• It could be that Tal Shalev and Barak Ravid just happened to be in the parking garage hanging out, or it could be that they were tipped off by an Israeli source, thus destroying any chance of the meeting remaining secret and allowing Netanyahu to convince bin Alawi to allow him to publicize it.
  • On Thursday, his office makes sure to tell reporters that Netanyahu sat next to the Yemeni foreign minister at a meeting.

4. Riyadh’s message to Israelis: That wasn’t even the biggest scoop of Channel 13’s Barak Ravid’s day, with an interview he did with Saudi royal and former ambassador to the US Turki bin Faisal airing that evening.

  • Ravid acknowledges that he is being utilized as a conduit for Riyadh to reach out to Israelis directly. Faisal, who met with King Salman days earlier, accuses Netanyahu of deceiving the Israeli people by claiming that Saudi Arabia is willing to forge open ties with Israel before a peace deal is reached with the Palestinians.
  • “From the Israeli point of view, Mr. Netanyahu would like us to have a relationship, and then we can fix the Palestinian issue. From the Saudi point of view, it’s the other way around,” Faisal says.
  • He claims Israel has never responded to the Arab Peace Initiative and in Riyadh’s view, is not serious about trying to end the conflict.
  • “Israel has not been very cooperative as far as achieving peace in our part of the world.”
  • He also offers this doozy of a line, which would strike some as backwards: “With Israeli money and Saudi brains, we can go far.”

5. Sharm-less: Netanyahu’s appearance at the conference is seen by some as a way to raise his cachet ahead of elections, with US help.

  • Yedioth Ahronoth’s Sever Plotzker compares it to a 1996 international summit sponsored by the US in Sharm el-Sheikh, Egypt, in an unsuccessful bid to help Shimon Peres stay in power. The only difference is that the Poland summit is bush league in comparison.
  • “Egypt, Jordan and Saudi Arabia sent low-level politicians, after considering staying away altogether, and really only foreign ministers are attending. The question of whether deputy Foreign Minister Tzipi Hotovely could have represented Israel at the conference just as well as Netanyahu will remain open. At least until elections,” he writes.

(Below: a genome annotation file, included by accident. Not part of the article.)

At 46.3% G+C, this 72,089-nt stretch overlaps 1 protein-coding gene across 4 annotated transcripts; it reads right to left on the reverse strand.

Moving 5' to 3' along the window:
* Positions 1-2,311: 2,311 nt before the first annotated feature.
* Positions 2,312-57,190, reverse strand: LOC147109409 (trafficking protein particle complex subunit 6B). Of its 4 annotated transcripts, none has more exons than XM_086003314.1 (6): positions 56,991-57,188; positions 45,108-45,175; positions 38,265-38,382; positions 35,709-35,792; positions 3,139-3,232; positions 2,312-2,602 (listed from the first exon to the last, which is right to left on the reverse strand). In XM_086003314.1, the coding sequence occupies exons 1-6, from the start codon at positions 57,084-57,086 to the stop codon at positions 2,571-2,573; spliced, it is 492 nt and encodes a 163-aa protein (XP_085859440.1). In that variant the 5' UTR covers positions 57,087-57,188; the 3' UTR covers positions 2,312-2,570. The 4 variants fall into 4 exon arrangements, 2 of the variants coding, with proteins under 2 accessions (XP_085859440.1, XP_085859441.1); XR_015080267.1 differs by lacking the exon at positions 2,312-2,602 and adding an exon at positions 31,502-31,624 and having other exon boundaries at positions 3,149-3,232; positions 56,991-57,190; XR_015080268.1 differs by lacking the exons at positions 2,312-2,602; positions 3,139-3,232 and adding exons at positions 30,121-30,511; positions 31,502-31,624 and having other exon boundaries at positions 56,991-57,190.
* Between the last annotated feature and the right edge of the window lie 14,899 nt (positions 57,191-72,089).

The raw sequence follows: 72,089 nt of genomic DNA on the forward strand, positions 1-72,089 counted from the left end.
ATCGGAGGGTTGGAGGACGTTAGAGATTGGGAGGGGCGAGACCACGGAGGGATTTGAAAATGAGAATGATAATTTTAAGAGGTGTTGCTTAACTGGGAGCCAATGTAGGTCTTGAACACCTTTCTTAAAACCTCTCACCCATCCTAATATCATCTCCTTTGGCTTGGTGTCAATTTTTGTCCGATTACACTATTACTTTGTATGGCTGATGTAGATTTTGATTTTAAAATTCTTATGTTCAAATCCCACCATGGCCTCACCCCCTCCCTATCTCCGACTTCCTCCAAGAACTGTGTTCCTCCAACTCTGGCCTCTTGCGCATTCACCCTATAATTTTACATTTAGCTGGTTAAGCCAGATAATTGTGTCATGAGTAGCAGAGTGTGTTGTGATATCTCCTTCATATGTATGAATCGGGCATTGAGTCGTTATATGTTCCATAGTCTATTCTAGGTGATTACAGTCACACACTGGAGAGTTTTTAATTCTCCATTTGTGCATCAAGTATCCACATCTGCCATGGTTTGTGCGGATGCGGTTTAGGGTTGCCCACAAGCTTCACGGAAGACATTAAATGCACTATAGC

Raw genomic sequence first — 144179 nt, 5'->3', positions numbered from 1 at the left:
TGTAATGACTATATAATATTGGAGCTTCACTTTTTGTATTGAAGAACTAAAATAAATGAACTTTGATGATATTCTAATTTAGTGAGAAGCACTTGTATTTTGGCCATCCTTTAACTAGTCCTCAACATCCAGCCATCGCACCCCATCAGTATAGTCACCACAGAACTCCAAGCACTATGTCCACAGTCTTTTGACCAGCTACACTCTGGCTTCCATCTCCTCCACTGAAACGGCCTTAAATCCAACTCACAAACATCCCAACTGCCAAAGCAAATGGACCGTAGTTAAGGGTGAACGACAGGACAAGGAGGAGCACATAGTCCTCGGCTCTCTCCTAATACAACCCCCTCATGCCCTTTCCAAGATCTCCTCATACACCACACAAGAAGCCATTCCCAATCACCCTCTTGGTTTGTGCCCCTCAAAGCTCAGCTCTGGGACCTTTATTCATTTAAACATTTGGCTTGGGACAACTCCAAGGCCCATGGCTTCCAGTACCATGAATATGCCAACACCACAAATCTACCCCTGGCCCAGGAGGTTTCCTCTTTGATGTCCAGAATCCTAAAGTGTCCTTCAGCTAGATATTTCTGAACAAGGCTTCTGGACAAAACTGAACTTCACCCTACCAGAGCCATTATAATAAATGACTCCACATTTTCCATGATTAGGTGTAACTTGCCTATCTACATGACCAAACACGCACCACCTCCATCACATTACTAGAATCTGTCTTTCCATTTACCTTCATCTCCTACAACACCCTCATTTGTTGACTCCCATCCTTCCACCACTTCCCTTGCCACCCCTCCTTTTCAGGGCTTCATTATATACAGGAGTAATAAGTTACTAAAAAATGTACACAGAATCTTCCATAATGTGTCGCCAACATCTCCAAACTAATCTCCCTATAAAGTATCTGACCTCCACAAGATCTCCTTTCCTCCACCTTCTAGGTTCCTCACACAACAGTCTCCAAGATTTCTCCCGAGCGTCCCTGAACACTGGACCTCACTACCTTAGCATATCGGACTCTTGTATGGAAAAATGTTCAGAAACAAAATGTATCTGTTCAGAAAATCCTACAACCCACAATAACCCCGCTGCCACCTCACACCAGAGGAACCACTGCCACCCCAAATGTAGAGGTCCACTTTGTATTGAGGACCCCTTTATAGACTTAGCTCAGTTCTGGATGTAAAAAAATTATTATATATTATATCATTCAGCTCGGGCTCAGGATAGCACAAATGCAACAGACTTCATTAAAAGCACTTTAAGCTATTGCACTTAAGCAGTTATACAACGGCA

6. Unambiguous campaigning: Netanyahu is also facing accusations of using the military as a propaganda tool, thus putting Israel in danger.

  • A day after the prime minister again broke Israeli ambiguity regarding strikes on Iran in Syria, chief rival Benny Gantz, a former IDF chief, told him to cut it out, saying he was putting soldiers’ lives at risk.
  • In response, Likud digs up a quote of Gantz’s in which he said he took extra precautions to safeguard Gazan civilians during an operation there, even if meant putting soldiers at risk. And it finds a 2013 article in which he gave an almost-hint at Israel carrying out a strike.
  • Haaretz’s lead editorial accuses Netanyahu of “repeatedly subordinating the interests of the State of Israel to his own political survival.”
  • “Netanyahu assumes that Israel’s military ambiguity serves his political rivals, while headlines that glorify Israel’s offensive capabilities under his rule constitute free and effective election propaganda,” it reads.

7. Fake foreign news: Netanyahu isn’t the only one trying to deceive the public, it seems.

  • Stories that have appeared in the Hebrew press over the last two days, in Channel 12 news, Walla and possibly others, have reported on Iran-backed fighters setting up posts near the Israeli border in the Golan Heights.
  • All the stories attribute the information to “foreign reports.” I have not seen a single one of these foreign reports, nor has anyone I spoke to. If they exist (and perhaps they do), they are quite hidden, if even Israeli news sites citing them can’t name them.
  • More likely is that these so-called foreign reports don’t even exist. Rather, it seems almost certain that the Defense Ministry or IDF or some other Israeli body gave the reporters the information, but told them they had to attribute it to “foreign reports.”